The illusion of the freedom of the ego can be better understood by reviewing to the notion of the automaton. Remember that Descartes was able to gain mastery over the res extensa by declaring it to be purely passive and separating it entirely from the active res cogitans. The body, though mobile, has no inner source of motivation, but rather is simply the passive recipient of a certain quantity of motion transferred to it by a previously moving body. Thus the body, or the automaton, is considered dead.
Now, Derrida’s essay “Freud and The Scene of Writing” is a highly complicated essay whose main topic is Freud’s attempt to work through the difficulty of needing two separate, and seemingly incompatible, models to describe the functioning of consciousness. The first is a semiotic model, one evidenced by the way the displacements and condensations involved in dream work produce images which take the form of rebuses or hieroglyphic inscriptions. The second is an optical, or mechanical model, in which the objects experienced in consciousness must be understood to exist neither outside the apparatus nor in any particular component of it, but rather they emerge in an ideal space created by the various apertures, mirror and lenses of the machine. This latter model is able to explain the possibility of consciousness as pure perception; however, there is nothing in it which will allow for the possibility of cumulative experience. Meanwhile, the former model is able to explain the possibility of memory, but there is nothing in it to allow for the possibility of of immediate experience. Freud, almost twenty years after first encountering this problem, locates a potential solution to it in his “Note On The Mystic Writing Pad”.
Note though that Freud places great emphasis on how the device, if used to its best effect, requires the use of not just one but both hands. One hand draws lines and the other hand draws back the celluloid laminate from the underlying wax block in order to erase the inscription. Technically, the inscription exists on neither of the surfaces but its existence is possible only through their coincidental conjunction. This childish device meets, at least provisionally, Freud’s earlier demand for a model which would allow both for the accumulation of experience and the ongoing sense of newness presented by the constant opening of the future. The model which Freud conceives – if you read him as Derrida does – is quite remarkable. Not at all childish but rather completely serious, the writing pad’s operation is literally a matter of life and death. For Freud envisions the operator of this mechanism employing it not in any desultory manner, but rather frantically drawing and erasing images in quick succession, each new image being separated from the previous one by a decisive break. Such a rapid sequence of figurations and erasures would produce an effect of temporal pixilation.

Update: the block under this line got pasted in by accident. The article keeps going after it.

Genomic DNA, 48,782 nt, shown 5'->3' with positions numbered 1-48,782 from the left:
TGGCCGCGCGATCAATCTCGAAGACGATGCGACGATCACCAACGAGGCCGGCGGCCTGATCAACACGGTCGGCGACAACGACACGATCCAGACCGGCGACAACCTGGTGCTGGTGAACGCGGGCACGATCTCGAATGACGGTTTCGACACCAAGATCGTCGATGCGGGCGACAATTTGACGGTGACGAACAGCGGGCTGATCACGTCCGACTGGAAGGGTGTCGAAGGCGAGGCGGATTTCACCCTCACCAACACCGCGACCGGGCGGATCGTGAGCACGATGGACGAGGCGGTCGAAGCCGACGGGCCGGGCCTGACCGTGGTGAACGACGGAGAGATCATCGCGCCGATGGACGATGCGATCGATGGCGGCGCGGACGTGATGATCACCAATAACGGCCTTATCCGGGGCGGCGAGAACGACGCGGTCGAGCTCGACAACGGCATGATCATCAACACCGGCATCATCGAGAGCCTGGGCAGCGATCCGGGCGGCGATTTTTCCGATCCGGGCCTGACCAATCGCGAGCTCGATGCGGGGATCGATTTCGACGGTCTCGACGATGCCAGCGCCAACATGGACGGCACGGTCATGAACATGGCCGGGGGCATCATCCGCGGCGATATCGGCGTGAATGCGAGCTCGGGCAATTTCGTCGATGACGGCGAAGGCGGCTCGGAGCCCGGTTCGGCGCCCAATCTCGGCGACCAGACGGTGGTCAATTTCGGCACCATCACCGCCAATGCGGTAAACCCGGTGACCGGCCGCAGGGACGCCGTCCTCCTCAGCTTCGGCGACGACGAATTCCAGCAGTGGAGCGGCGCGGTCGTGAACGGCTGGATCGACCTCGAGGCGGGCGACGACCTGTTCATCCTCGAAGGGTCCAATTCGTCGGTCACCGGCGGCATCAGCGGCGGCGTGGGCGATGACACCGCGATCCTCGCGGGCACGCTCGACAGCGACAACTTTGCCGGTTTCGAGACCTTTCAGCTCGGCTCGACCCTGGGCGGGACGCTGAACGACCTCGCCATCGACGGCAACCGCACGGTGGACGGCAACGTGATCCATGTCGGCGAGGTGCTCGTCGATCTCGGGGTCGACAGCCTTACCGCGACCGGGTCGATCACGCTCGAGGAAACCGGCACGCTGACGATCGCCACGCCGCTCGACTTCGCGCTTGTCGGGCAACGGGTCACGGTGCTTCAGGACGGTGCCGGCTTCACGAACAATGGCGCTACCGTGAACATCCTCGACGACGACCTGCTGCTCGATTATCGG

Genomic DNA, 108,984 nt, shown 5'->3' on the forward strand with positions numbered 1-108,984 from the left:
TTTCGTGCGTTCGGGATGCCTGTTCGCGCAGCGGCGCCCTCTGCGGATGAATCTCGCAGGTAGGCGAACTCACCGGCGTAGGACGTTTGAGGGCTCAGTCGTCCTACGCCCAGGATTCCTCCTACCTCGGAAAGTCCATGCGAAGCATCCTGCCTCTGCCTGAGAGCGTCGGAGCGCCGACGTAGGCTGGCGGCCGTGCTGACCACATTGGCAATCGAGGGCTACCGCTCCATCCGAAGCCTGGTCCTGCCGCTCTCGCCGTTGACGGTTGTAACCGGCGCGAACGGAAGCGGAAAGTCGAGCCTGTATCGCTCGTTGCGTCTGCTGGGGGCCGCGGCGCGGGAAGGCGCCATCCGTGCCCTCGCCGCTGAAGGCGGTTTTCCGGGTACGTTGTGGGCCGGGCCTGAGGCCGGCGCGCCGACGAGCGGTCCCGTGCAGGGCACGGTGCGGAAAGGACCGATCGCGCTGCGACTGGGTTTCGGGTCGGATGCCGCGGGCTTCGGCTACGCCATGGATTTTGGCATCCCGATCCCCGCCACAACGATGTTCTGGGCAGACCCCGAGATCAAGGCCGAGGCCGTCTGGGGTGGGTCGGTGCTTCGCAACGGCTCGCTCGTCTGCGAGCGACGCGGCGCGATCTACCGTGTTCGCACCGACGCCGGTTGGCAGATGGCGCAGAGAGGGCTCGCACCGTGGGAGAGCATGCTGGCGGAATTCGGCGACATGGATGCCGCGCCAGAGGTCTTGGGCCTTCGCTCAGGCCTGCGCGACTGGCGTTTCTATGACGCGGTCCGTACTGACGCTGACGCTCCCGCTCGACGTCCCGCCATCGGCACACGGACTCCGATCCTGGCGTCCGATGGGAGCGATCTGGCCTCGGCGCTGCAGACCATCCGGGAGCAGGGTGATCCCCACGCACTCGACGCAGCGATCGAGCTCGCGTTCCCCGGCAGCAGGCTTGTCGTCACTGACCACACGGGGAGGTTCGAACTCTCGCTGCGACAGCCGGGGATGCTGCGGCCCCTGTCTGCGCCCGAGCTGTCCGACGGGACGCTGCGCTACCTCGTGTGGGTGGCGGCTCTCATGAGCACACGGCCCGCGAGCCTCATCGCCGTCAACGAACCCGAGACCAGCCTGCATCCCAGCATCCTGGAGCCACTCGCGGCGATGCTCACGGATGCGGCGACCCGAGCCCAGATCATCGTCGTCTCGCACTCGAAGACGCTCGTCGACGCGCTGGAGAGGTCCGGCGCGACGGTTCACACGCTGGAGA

Here, the persistence of vision would cause the dead figures inscribed on the pad – provided they differed from one another just slightly enough – to leap to life, just as a series of drawings creates the illusion of a single animated figure, when projected onto a screen in quick sequence through a whirring machine. For Freud the phenomenon of life will be nothing other than the experience of watching a (compelling) film which one generates oneself through a set of constant and unconscious bodily process. Here, we enter into the realm of Derrida’s famous mise-en-abyme: cinema is generated through cinema, contains within itself the condition of its own possibility.
Remark that in Freud’s text not only objects but also Time itself (as we experience it) do not exist outside this apparatus. Rather, they are generated entirely within a mechanical process. Time is not a metaphysical reality which contains bodily processes; it is a mere subjective effect produced by them. The automaton, properly understood, does not exist within the neutral continuum, or grid, of Cartesian time and space at all. Continuous Cartesian space, instead, is rather constituted in terms of an absolute break within consciousness. Thus, what Descartes said of the body in space, as automaton, applies, in Derrida’s reading of Freud, to all of space itself. The unified and consistent vessel of Time and Space, the scene in which everyday life and vision are experienced in an ongoing fashion, is really just an illusion contained within an “other scene,” a waking dream generated by of the perpetual repetitions of a writing and editing machine, itself an apparatus driven by death and blindness. Waking reality is grounded in this fundamental fantasy.